Tuesday


22
Oct 19

Just add sawdust

That parking deck, I said to a colleague yesterday, is like a sundial. The topic was how you could tell the time of day just by what floor you wind up parking on. I usually get the second level. Yesterday he barely got the fourth level, and almost had to park in the rain, horror of horrors. The bigger issue was he had to trudge up two more flights of stairs because anyone that rides that parking deck’s elevator will only do it the once.

But that parking is also a clock looking from the outside in, as well. There, at the turnaround onto the second deck, you get this view just before you hang a right:

Those trees are telling us a story and, right now, it is the best part of the morning drive.

This evening I got in just over an hour of sanding, which means I got one piece of the current, and perpetual, project halfway done.

At this rate, in three more hours I’ll be two-thirds of the way through the sanding.

No one likes sanding, but it is acceptable to like the process toward the result. If anything it slows the project down, though, just because you have to work up the morale to sit down and sand the wood that will make the darn thing. (Plus there’s the rest of your life to consider … ) For me, to know you’re going to get an hour here and there doesn’t really fit the workflow. People that can steal a few minutes and make progress, on any project, are geniuses. I need big blocks of time, for any kind of project, it seems. This is a problem with sanding, though, because I am doing this project entirely by hand and you can’t sand for hours at a time without having a shoulder fall off. So the problem is the sanding, really. Which no one likes.

The idea, which is well more than a year old, and which begin in December, picked up steam in April and then lulled its way into a soft summer slumber, is going to gain momentum in the next few weeks just because I am going to grit (Get it? That’s a sandpaper joke!) my teeth and push through.

Why, the next time we talk about this, I might be three-quarters of the way through the sanding.

Sanding, I think, is the part of the project where you really get to know the wood. And this particular lumber, which is a Western White Pine, is telling me a lot about itself.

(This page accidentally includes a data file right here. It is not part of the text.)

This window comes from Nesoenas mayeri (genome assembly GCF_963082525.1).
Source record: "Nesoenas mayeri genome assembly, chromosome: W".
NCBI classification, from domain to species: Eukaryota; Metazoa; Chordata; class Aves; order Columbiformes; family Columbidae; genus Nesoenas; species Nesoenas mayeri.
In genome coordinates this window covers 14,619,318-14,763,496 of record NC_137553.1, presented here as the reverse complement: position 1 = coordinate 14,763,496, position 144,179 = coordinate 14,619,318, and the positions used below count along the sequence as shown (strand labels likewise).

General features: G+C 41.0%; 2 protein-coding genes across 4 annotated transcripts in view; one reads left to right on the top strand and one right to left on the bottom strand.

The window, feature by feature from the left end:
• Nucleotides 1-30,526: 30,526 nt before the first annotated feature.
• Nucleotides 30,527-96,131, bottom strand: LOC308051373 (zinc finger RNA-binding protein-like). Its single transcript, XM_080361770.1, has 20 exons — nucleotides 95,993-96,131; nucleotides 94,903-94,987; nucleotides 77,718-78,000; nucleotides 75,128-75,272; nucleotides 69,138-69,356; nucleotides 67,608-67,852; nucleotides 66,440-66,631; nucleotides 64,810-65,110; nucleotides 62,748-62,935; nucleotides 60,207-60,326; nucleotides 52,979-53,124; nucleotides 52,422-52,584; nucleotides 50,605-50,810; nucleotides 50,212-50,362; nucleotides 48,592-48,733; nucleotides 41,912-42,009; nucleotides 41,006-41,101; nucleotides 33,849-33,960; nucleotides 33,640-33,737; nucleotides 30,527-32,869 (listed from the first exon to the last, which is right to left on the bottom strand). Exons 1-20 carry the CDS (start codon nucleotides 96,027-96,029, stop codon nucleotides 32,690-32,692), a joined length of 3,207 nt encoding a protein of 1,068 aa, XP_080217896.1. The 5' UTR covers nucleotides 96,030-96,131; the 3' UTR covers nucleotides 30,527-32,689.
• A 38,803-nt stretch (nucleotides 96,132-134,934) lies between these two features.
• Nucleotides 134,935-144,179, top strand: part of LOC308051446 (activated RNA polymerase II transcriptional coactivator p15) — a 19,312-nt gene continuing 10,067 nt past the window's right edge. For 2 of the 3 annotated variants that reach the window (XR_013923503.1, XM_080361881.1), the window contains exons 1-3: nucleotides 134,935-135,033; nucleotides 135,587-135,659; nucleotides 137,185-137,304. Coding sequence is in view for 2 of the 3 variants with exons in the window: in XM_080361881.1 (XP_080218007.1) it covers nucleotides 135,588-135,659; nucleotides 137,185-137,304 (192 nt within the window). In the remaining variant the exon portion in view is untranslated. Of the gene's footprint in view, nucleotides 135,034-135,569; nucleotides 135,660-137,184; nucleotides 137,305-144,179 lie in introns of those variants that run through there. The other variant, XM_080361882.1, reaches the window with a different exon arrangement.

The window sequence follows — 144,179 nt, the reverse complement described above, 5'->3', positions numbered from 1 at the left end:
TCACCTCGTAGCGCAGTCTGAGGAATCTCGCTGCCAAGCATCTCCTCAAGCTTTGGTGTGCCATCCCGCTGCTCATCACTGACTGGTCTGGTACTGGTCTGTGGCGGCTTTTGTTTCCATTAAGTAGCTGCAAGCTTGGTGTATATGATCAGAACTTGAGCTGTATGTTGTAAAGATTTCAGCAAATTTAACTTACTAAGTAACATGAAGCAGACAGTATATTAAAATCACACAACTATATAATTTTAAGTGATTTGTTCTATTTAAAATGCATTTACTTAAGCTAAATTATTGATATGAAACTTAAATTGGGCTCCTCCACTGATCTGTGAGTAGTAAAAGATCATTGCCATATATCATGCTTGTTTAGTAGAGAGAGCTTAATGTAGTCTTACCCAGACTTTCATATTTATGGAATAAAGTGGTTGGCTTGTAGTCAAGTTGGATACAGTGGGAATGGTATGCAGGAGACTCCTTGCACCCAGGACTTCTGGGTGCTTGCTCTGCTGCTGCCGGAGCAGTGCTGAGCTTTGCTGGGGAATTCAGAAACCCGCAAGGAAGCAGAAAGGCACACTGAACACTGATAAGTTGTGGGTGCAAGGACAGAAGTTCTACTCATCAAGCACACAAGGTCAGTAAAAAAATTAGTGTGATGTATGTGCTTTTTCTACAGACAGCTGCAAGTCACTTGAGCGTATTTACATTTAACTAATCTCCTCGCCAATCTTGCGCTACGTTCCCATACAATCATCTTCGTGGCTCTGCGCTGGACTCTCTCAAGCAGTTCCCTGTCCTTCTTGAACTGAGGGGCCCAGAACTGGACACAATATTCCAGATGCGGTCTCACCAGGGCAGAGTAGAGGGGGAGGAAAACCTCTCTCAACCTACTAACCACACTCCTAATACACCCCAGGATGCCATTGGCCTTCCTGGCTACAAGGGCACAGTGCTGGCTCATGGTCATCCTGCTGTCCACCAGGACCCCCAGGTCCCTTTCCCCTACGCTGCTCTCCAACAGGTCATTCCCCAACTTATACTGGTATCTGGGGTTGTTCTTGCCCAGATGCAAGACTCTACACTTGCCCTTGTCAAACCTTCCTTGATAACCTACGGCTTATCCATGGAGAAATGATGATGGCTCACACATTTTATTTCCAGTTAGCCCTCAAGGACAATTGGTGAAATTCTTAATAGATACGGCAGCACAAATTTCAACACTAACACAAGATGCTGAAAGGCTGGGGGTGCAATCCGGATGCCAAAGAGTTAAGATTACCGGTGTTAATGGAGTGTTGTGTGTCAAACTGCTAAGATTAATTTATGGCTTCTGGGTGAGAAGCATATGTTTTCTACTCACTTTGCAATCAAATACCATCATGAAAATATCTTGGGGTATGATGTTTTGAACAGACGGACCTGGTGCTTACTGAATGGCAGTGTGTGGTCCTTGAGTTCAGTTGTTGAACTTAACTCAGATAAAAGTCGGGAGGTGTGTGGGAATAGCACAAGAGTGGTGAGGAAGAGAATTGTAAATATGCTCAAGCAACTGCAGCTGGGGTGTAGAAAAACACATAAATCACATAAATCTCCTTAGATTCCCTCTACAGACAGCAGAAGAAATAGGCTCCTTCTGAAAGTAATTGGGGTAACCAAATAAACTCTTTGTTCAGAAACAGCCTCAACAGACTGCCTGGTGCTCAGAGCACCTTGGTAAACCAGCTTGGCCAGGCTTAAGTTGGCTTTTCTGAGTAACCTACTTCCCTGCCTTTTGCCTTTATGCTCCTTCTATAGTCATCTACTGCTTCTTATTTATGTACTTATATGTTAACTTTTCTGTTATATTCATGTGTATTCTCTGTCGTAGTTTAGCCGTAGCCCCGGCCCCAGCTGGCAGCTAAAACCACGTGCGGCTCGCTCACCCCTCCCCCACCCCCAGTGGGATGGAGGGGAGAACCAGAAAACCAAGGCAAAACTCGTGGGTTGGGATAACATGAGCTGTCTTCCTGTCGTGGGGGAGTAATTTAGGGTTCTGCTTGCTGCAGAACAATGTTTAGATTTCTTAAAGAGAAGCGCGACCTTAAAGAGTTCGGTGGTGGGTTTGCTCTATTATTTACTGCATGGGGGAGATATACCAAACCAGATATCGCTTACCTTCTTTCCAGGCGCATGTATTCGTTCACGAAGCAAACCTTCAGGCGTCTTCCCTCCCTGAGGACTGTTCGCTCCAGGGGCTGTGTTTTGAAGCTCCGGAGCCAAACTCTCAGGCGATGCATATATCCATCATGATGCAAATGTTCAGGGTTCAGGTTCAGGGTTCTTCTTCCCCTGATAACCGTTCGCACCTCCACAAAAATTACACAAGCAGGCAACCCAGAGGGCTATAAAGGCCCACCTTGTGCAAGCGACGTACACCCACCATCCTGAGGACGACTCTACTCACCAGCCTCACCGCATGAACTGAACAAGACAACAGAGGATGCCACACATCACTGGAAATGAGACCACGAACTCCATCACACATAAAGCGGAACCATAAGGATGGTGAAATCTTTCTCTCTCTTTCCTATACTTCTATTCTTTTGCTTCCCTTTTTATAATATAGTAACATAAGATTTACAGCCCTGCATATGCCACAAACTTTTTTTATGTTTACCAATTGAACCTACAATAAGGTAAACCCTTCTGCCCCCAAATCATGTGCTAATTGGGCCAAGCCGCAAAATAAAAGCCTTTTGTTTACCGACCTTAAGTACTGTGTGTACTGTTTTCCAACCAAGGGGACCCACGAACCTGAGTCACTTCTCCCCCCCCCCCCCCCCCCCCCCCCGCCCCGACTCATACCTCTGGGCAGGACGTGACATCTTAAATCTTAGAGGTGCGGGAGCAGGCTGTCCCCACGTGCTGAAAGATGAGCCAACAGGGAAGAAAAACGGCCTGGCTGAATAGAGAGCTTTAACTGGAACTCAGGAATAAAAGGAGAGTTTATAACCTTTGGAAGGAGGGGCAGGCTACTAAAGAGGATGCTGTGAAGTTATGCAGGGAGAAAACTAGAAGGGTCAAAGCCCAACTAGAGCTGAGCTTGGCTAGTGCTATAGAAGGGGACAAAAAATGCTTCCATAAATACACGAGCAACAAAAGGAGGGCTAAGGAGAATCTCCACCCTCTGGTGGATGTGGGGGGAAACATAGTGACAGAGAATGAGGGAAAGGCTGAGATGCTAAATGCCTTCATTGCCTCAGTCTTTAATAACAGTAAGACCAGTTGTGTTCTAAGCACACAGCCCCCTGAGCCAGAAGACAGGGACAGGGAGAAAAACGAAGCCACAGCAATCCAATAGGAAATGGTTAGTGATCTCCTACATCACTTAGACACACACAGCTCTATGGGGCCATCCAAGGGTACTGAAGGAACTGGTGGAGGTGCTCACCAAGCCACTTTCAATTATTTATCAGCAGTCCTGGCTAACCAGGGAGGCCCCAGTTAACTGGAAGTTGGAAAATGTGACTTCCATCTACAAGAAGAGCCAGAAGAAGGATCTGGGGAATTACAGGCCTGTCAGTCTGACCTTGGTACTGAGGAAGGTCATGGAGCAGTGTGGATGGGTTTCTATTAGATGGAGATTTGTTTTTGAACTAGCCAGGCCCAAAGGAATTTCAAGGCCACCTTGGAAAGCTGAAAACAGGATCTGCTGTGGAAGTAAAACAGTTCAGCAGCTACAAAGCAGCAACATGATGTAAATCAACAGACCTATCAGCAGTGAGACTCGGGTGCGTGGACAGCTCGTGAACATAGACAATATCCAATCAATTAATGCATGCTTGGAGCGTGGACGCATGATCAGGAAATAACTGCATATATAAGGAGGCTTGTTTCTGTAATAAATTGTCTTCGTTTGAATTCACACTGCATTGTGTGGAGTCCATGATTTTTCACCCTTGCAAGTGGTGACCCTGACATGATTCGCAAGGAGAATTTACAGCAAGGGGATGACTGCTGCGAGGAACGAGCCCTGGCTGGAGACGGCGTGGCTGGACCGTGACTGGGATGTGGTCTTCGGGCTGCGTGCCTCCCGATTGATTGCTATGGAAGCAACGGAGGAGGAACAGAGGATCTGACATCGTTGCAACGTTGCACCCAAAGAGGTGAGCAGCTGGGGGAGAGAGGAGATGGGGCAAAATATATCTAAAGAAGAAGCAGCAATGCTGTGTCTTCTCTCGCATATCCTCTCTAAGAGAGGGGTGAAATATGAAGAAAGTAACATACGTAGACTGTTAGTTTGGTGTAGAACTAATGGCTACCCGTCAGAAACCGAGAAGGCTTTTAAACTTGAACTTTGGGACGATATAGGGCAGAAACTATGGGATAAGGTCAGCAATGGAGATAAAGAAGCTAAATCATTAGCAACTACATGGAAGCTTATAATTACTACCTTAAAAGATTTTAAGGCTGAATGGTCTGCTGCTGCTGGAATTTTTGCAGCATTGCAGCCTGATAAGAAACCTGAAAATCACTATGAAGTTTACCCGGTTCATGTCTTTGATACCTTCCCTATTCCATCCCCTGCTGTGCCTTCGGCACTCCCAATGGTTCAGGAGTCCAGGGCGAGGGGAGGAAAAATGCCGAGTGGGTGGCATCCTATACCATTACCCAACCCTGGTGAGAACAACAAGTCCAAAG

Here are some photos from yesterday’s run. I got in four miles, which is the longest run since my April injury. I guess I’m on the slow road to recovery. Emphasis on slow.

Like my shutter! She’s both almost in, and definitely out of, focus:

Some years back, whenever they were planning that particular neighborhood, some designer drew these on a map. And a purchasing agent filled in some paperwork and then a delivery guy dropped off the order and a few people dug some holes and put these in the ground, just for moments like these:

So what you do today may take a bit of time to reflect its beauty. We may never see it, other projects and parts of life and all of that, maybe you just forget to go back and check. Other priorities, and all of that. Maybe it just never occurs to you. But there it is, out there, doing their thing, because someone got the thing started.

The trees on the path running behind our house:

That first rain of the fall, the first few leaves:

It’s easy to love the moment. But there will be more leaves, and then perhaps more rain. And that’ll turn to who knows what. Those moments are less easy for me to love. But that’s just me.


15
Oct 19

Morale comes in many flavors

How it starts is, you see that first maple leaf fall. The one you can’t ignore because it was on a diseased or detaching branch. Maple, being nature’s quitter, is always the first one to go. And then you see random moments like this, when the sun is just right and something in the background and the polarization of your sunglasses catches the proper glint:

Then a few leaves hit the ground, and suddenly the birches have joined the maples in their emotional decline. That creates beautiful moments, of course. And those moments turn into a few days. You hope those days turn into weeks, such that you begin to not even notice it anymore. As if that could happen. And, if you’re lucky, you can get that without a big storm coming through to reduce the world to pointless sticks poking into the sky.

Autumn is nice. It’d be lovely if you could put the on-rushing winter out of your mind, before it chills the spirits. Better to just put yourself beyond its reach.

If you need something to watch, you need television. And if you need television you need a morning show. Got you covered:

They learned to make pizza and did a winery feature in that episode. Why they don’t go somewhere every week to go learn and try new things escapes me. It seems to me like it’d be the most fun show you could do.

Or if you’re reading this late at night you might need the late show:

There’s a very famous and successful a cappella group on campus and they joined the show for fun and a lot of water. I didn’t get that joke, but there’s plenty of good stuff in there. I especially enjoyed the package where one of the guys from the show tried to join the group. He sang Ode to Joy in the style of … well, a character most of us grew up with.